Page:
It’s no secret that I’ve been looking for work, and throughout the last couple of weeks I’ve mentioned bits (or tons) regarding a certain position in a cool new city. I’m happy to report that it is now official. I have a job. Though I’ve been carrying a letter bearing my name, a certain 5-digit figure and info regarding this position … it simply didn’t feel real until I had my papers signed and an ID with my name and picture on it. I have a job, it’s a real job, not another training position. It’s loosely academic, in the sense that I will work with a sort of core lab, serving various users. People at this place expect a couple of years worth of commitment. I’ll have an annual evaluation, a retirement account, health coverage, personal days off and some vacation time (not as much as I’d like, but it’s negotiable). I’m very happy career-wise. This position closely aligns with my grad school training and career interests. As far as I can tell, my labmates are very nice people, and I’m part of a small group, which increases in size upon meeting with collaborators and other interested parties. Small groups are my thing. I’m happy because I’ll be working again with Linux (yeepee!!!!) and with some kick-ass instrumentation. The group goes to a national/society meeting every year (or so I’ve been told), and there’s a possibility that I’ll be part of some search committees in the future. I have a BOSS and I also have a more immediate boss, whom I’ve been in constant communication since before the offer was made. This person has a similar background to mine (with, of course, a shit ton of experience), and seems to be easy to work with (at least judging by our emails). I met all my labmates during my interview, and I instantly liked them. We’ll see if this holds true after a few weeks/months. I hope I can make it work.
On to the details on how this position came about. As far back as October and November of last year I was very pissed off and tired of the situation in my postdoc lab. I had the relentless comments from my dear gossipy labmate going on for a weeks (at that time they were only directed at me, and a student that was finishing, but later it involved every single member of the lab). I was tired, I wanted out. It appeared as if my postdoc boss was uninterested in my work (or that’s how it felt), and had me going on and on with some experiments which I was convinced wouldn’t work (but hey, I had to test that to back it up, right?). I started looking for positions back then, though I had no clue of where I’d end up, or if I’d be in science at all. I contacted a prof at my college Alma mater, and got an interview pretty quickly, but the prof offering the position to somebody else. I felt terrible, and judging by this prof’s language in the emails (prior to my interview), it seemed as if he was just waiting for me to say yes (suuuure, right?!). I didn’t want to look any further. I felt defeated. I’d been so psyched imagining a way out of the lab (sooner rather than later) being close to my family, etc, but it wasn’t meant to be at that time, I still had lessons (and workshops) to learn/attend. Now I’m glad it didn’t happen. Most of the work involved cell culture, which I didn’t feel like learning (I’m a bad biology major, OK?, what can I say), and would have used very little of my manual/technical training (something that was also a problem in my postdoc lab).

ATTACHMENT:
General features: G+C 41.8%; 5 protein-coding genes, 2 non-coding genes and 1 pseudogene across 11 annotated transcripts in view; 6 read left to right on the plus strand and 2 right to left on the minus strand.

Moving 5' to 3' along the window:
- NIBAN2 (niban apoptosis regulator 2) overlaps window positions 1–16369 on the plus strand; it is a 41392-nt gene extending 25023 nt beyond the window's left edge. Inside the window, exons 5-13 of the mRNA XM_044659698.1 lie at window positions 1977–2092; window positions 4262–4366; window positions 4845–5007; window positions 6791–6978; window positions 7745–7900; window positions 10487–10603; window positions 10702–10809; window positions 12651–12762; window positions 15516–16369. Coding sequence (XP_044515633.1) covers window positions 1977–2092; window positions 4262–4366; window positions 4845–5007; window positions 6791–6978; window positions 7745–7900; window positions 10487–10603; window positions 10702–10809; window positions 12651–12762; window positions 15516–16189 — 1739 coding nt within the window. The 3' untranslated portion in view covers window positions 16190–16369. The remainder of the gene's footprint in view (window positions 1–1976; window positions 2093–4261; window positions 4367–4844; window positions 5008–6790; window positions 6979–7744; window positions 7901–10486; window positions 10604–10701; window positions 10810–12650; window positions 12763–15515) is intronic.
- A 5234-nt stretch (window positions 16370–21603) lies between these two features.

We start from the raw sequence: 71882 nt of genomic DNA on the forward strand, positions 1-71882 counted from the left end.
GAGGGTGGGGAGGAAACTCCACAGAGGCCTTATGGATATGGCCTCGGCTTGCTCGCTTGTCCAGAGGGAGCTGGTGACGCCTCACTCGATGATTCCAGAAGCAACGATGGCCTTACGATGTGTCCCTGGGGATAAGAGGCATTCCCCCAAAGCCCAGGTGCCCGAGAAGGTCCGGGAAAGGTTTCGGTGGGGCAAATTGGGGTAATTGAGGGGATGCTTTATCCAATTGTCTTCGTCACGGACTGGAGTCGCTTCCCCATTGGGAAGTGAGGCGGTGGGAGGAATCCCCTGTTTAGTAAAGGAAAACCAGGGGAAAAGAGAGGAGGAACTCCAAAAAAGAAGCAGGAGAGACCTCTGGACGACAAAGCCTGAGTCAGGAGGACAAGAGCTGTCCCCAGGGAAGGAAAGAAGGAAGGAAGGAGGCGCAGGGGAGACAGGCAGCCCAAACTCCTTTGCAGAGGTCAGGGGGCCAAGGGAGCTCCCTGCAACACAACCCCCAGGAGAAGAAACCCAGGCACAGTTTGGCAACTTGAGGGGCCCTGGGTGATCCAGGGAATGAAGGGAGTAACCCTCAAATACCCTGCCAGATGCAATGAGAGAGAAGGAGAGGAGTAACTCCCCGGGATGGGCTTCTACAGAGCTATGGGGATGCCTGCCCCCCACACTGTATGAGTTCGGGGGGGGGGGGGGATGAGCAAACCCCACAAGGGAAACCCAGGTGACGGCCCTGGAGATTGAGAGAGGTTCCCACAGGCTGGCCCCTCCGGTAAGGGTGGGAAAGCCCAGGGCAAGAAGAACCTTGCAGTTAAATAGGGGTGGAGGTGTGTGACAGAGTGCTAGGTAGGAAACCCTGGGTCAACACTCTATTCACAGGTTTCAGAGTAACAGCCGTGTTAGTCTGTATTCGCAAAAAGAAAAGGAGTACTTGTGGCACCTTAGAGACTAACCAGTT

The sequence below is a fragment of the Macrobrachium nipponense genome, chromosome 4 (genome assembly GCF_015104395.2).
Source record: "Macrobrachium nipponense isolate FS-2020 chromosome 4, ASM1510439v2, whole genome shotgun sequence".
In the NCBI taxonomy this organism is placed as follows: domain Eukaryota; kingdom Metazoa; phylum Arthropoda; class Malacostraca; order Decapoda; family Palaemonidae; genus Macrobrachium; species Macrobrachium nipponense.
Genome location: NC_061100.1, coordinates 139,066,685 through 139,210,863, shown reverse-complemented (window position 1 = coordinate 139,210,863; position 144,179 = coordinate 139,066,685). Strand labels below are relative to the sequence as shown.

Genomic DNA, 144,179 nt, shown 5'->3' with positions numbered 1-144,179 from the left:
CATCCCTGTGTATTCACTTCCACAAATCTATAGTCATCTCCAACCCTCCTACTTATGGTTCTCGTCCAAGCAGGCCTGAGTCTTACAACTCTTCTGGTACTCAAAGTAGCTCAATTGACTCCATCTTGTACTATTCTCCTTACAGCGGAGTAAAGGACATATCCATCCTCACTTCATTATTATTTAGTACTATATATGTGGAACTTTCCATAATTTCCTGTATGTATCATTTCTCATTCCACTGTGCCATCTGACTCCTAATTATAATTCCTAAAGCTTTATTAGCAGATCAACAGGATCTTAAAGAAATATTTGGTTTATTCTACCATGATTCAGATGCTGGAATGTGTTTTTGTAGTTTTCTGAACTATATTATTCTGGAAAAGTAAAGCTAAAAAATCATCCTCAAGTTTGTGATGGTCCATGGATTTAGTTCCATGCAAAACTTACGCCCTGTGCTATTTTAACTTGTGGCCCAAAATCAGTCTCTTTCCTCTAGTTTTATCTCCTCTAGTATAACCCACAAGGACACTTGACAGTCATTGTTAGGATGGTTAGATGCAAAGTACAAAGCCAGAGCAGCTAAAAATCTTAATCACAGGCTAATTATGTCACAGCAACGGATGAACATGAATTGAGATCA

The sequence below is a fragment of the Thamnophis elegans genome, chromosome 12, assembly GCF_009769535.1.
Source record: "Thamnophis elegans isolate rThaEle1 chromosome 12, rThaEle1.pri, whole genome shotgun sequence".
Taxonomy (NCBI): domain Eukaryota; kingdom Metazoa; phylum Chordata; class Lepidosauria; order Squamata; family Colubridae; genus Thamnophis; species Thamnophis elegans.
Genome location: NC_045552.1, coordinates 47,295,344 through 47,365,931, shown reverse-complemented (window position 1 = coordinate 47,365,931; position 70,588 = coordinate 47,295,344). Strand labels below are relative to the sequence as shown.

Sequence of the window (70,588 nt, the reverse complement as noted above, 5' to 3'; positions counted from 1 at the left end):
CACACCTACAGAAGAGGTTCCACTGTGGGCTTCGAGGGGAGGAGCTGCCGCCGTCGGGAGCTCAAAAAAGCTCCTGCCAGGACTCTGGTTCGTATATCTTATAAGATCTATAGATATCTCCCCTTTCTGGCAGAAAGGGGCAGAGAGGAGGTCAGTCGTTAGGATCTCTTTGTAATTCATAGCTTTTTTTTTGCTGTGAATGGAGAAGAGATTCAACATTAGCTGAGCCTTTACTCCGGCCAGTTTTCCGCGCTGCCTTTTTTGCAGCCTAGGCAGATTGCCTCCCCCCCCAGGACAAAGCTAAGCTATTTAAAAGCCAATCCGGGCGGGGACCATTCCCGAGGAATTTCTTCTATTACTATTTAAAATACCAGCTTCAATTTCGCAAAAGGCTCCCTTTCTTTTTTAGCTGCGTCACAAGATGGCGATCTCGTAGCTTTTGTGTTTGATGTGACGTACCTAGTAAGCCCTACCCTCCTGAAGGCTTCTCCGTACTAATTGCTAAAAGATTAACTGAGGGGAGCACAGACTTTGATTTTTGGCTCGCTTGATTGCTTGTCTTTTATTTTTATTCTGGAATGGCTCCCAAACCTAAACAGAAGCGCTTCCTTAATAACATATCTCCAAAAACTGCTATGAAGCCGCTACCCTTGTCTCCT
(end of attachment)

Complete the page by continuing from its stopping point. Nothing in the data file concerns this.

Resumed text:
One night I was particularly pissed (though hon might have a different opinion on the exact length of time) and I had a conversation with Genomic Repairman. We talked about my previous experience, ideal geographical location (one of the coasts) and other details. I’d seen an ad for a position at new job city, but it seemed like too big of a risk to even attempt it. But after talking to GRM, and re-reading the ad, I thought “well, maybe this is destiny telling me to give it a shot, worse comes to worse I don’t ever hear back from them and that’s it.”
To be continued ….